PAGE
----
We concluded the day by returning to the West Bank for our last and final stop on the itinerary, the lovely home of Iman, a Muslim Palestinian woman who also works with Breaking Bread Journeys. Iman, her mother and her high-school-age daughter welcomed us into their home with warm sincerity. 

Our visit started with tea and conversation, during which we could openly ask questions. Iman then served a lovely, delicious meal of chicken and rice. 

We found the family to be very open and willing to discuss and share their lives and experiences living in Palestine. It was an absolutely delightful way to spend an afternoon and conclude our tour of Jerusalem and the Palestinian West Bank.

Though we were quite tired after two full days of touring, we used the 2-hour drive back to Haifa to continue our discussion with Lazarus, sharing our observations from the tour. He was an excellent and patient tour guide.

Looking back

It would be difficult to travel to this region of the world and not ask the question “Is there any hope for peace in this region during our lifetime?” We asked this very question to everyone we had the opportunity to speak with during our brief visit. Unfortunately, the unanimous response we received from all was “We have hope but don’t think peace is obtainable.”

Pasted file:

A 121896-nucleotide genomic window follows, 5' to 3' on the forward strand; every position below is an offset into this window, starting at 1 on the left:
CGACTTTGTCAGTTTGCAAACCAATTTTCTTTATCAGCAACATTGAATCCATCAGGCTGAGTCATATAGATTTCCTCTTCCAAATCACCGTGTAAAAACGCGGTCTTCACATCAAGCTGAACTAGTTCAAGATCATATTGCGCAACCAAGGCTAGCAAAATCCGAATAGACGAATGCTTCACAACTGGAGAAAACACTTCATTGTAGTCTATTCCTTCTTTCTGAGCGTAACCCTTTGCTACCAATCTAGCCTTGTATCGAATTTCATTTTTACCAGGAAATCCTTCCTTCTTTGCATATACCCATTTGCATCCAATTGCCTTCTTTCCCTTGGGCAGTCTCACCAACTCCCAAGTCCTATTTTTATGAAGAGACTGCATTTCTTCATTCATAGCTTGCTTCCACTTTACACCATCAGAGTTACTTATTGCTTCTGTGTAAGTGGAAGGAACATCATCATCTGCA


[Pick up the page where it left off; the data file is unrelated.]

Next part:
Would we do this adventure again? Absolutely, without any doubt! It is an experience we will reflect upon over and over again.

The total cost for our party of four was $2,080. This covered all transportation, our English-speaking guide and driver for two days, lunches and all parking and admission fees. Based on the quality of service we received from Breaking Bread Journeys, we believe the cost was well worth the experience. 


*Within days of our returning to the US, we received an email from Lazarus stating that “A Palestinian stabbed to death two Jewish civilian worshipers just in front of the Austrian Hospice, where you spent a night. He was shot dead by the police. The last couple of days witnessed a lot of tension between both sides.” 

Each day following Lazarus’ email, BBC News reported incidents of violence and retalitory killings on the streets of Jerusalem from both sides of the conflict. Will it ever end?